The Los Angeles Dodgers showed some fight — both literally and figuratively — in their 8-6 loss Friday night to the Milwaukee Brewers in the first of a seven-game homestand.
The Dodgers battled back from multiple three-run deficits, Yasmani Grandal and Justin Turner got into an argument, and the bases were left loaded in the ninth inning. Beyond that, it was another start complete with a shaky first inning for Scott Kazmir.
He opened the game with a strikeout, then allowed a base hit to Aaron Hill and walked Ryan Braun. Justin Lucory nearly kept a ball down the left field line fair for a three-run home run, but wound up popping out.
Chris Carter struck out swinging and while Kazmir got out of a scoreless first inning, it came at an expense — 27 pitches. “There’s something with that first inning that we have to figure out,” Dodgers manager Dave Roberts said after the loss.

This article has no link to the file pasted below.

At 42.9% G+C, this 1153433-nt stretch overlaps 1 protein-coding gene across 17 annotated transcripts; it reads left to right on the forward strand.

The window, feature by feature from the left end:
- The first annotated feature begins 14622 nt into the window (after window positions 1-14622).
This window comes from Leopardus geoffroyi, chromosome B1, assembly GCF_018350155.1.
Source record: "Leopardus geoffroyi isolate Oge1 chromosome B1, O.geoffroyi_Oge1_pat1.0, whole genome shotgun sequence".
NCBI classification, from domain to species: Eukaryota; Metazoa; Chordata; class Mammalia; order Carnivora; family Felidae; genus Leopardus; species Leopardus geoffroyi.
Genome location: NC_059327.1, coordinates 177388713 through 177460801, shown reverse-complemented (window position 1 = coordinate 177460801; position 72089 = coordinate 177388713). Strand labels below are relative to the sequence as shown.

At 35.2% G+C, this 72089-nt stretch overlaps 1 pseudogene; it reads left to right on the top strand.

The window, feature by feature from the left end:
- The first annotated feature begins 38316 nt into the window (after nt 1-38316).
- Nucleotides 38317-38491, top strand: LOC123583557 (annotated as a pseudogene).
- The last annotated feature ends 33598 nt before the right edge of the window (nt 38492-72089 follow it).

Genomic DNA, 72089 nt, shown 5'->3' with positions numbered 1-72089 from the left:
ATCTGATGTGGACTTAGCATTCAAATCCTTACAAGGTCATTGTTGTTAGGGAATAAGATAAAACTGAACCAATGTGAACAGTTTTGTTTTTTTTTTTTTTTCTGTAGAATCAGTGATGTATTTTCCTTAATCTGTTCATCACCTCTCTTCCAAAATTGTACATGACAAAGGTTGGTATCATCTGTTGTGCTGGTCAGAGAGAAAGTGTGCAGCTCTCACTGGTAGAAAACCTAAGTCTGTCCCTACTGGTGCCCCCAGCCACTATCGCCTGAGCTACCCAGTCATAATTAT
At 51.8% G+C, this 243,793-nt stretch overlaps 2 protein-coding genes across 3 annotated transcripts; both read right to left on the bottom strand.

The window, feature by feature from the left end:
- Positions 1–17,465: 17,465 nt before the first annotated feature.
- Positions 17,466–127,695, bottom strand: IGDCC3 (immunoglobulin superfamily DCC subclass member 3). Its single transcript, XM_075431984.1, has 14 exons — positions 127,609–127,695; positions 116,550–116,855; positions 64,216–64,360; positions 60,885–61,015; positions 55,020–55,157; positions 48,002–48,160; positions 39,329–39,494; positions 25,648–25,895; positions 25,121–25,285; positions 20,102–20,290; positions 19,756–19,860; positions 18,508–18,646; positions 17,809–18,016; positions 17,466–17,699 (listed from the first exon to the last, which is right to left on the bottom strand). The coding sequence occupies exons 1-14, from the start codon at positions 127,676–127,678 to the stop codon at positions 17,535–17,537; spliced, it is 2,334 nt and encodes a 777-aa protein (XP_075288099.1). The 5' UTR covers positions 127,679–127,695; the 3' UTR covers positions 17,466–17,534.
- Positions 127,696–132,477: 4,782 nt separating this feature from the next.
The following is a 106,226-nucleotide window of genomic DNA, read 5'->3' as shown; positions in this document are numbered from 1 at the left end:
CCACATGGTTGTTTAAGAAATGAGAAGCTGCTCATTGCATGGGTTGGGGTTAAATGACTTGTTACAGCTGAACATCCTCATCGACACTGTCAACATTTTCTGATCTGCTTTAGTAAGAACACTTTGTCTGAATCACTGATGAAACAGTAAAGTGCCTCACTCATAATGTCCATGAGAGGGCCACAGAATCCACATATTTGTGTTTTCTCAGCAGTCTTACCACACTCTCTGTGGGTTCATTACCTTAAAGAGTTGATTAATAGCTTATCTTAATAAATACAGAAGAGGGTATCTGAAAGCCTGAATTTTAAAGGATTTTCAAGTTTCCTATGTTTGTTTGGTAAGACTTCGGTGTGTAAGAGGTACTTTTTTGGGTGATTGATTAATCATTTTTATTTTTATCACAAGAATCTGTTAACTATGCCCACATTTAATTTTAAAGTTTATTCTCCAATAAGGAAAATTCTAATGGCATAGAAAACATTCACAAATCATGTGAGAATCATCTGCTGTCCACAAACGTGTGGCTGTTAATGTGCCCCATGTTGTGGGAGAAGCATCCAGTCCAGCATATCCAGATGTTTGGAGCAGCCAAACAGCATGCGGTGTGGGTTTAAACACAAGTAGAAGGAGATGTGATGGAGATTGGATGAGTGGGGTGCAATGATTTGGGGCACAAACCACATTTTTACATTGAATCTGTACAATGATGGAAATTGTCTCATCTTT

“If you look back at his starts that first inning has given him problems, whether it’s runs scored or getting his pitch count up.” Kazmir has a 7.07 first-inning ERA this season, which is drastically higher than his 3.76 career ERA in the first inning.
What’s more, opponents are batting .333/.408/.429 in the first inning this season. In line with what’s been the case this season, Kazmir settled in after the opening frame. That was until he threw 30 pitches and allowed three runs in the third inning.
He struck out the side in the fourth but was removed at that point, having thrown 93 pitches. Kazmir understandably put the loss on his shoulders. “It’s on me, I put my team in a bad hole. Needing the bullpen to cover five innings is never good,” he said.
“Not getting ahead of hitters and 20-something foul balls will do it. I could’ve minimized the damage with making quality pitches with runners were in scoring position. A short outing is disappointing.”
In his two starts prior to facing the Brewers, Kazmir allowed two runs to the San Francisco Giants and the Atlanta Braves in the first inning. He dismissed the notion of a physical issue being the reason behind his troubles early in games and saw some optimism in Thursday’s outing.
“I felt good out there, felt like I had a good fastball. I just wasn’t able to get ahead of hitters to use my secondary pitches,” Kazmir said. “The name of the game is getting ahead of hitters, and I didn’t do that.”